Hands on: Zenith M review

The Zenith M will be designed in Russia but made by Leica

What is a hands on review?

Why you can trust TechRadar We spend hours testing every product or service we review, so you can be sure you’re buying the best. Find out more about how we test.

It’s not the first of April – we had to double-check – and Leica and Zenith really have collaborated on a new camera. Leica directed our enquiries to the Zenith stand where we were able to get the full story and try out the new camera.

It’s based around the Leica M240 rangefinder, we believe, so it has a full frame 24MP sensor behind a focal plane shutter. It’s a rangefinder camera, so there’s no autofocus system or even through-the-lens viewing (except in live view mode).

It’s a full frame mirrorless camera (yes, another one) but not as we know it nowadays. You focus by turning a ring on the lens and lining up a semitransparent rectangular ‘ghost’ image with your subject in the viewfinder.

Zenith is a name associated long ago with cheap, crude and effective film cameras, none of which applies to the Zenith M. It will cost €5500 when it goes on sale next year as a body/lens kit.

The lens is the other intriguing part of the equation. We’re told by Zenith that the Zenith M will be made by Leica in its Wetzlar factory, but that the lenses will be made in Russia.

The lens being sold with the Zenith M is a Zenith 35mm f/1.0. No, we haven’t missed a digit, this really is an f/1.0 lens a full f-stop faster than the fastest f/1.4 optics out there.

Build and handling

Not surprisingly, the Zenit M feels like a Leica – its a long, long way from the tractor factory feel of the old and much loved Zenit E SLR of the 1970s. The exterior panels have been slightly reshaped and the logo is changed, but Leica users will immediately recognise the minimalist controls and unadorned rectangular design.

The Zenith 35mm f/1.0 feels just as good as the camera body. Its focus ring has a very long throw (there’s no Leica style quick-action focus lever on this lens) and is slightly stiff for the amount of focus movement needed, but that’s just a quibble. The overall build quality, feel and that f/1.0 maximum aperture are impressive. It’s a lens that feels like it belongs on a camera of this class.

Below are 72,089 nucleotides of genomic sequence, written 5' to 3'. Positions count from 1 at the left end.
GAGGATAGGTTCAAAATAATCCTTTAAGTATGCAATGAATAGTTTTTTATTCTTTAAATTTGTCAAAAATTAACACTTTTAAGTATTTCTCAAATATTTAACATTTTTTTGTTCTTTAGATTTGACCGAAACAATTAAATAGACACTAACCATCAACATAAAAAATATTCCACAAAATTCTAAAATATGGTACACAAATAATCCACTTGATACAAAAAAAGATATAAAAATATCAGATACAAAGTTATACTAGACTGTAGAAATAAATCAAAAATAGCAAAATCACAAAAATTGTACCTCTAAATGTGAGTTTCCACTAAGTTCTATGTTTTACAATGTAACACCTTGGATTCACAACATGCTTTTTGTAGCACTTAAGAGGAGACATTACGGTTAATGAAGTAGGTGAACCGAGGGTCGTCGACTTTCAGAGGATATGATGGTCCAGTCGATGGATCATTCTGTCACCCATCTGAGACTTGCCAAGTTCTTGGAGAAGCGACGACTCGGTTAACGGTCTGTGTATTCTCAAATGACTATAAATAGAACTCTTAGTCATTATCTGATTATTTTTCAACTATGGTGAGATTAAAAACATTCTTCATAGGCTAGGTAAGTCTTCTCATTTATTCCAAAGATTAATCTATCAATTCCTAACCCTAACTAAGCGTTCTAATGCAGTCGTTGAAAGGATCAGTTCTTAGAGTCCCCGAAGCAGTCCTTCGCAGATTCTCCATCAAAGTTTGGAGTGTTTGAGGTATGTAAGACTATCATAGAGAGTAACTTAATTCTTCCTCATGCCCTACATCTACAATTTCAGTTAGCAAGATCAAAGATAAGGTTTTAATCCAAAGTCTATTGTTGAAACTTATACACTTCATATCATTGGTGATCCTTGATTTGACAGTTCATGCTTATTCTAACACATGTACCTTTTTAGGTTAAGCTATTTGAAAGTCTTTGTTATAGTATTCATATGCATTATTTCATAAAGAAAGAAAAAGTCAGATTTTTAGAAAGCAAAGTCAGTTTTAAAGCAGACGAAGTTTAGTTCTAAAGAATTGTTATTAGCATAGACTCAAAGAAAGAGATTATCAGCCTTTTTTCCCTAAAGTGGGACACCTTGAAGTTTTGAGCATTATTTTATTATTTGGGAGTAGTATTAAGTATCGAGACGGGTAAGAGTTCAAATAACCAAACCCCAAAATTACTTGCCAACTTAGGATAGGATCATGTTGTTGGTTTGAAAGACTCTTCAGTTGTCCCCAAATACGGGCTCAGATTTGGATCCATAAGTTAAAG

We looked at a second lens – a Zenith 21mm f/2.8 – which looks just as interesting and is a whole lot smaller than the 35mm f/1.0 but Zenith was not yet able to quote a price.


The camera we were shown was a pre-production model so we were unable to take sample images, but we have to assume that if the Zenit M is based on a largely unmodified Leica body the image quality will be first rate. We definitely want to try out the two lenses as soon as production samples are available.

The viewfinder is bright and clear and the rangefinder focusing works smoothly. The long focus travel makes re-focusing over big distances slower, but it does give the extra accuracy needed for the super-shallow depth of field at that f/1.0 maximum aperture.

The bad news is not confined to the hefty €5500 price tag – there will be a limited run of just 500 cameras when it’s launched, so if you are tempted by this blast from the past, you’d better get your name down quickly.

Photokina is the world's biggest photography show, and TechRadar is reporting live from Cologne to bring you all the big announcements, plus hands-on reviews of new cameras and kit. Keep up with all the news here.

Rod Lawton is Head of Testing for Future Publishing’s photography magazines, including Digital Camera, N-Photo, PhotoPlus, Professional Photography, Photography Week and Practical Photoshop.

What is a hands on review?

Hands on reviews' are a journalist's first impressions of a piece of kit based on spending some time with it. It may be just a few moments, or a few hours. The important thing is we have been able to play with it ourselves and can give you some sense of what it's like to use, even if it's only an embryonic view. For more information, see TechRadar's Reviews Guarantee.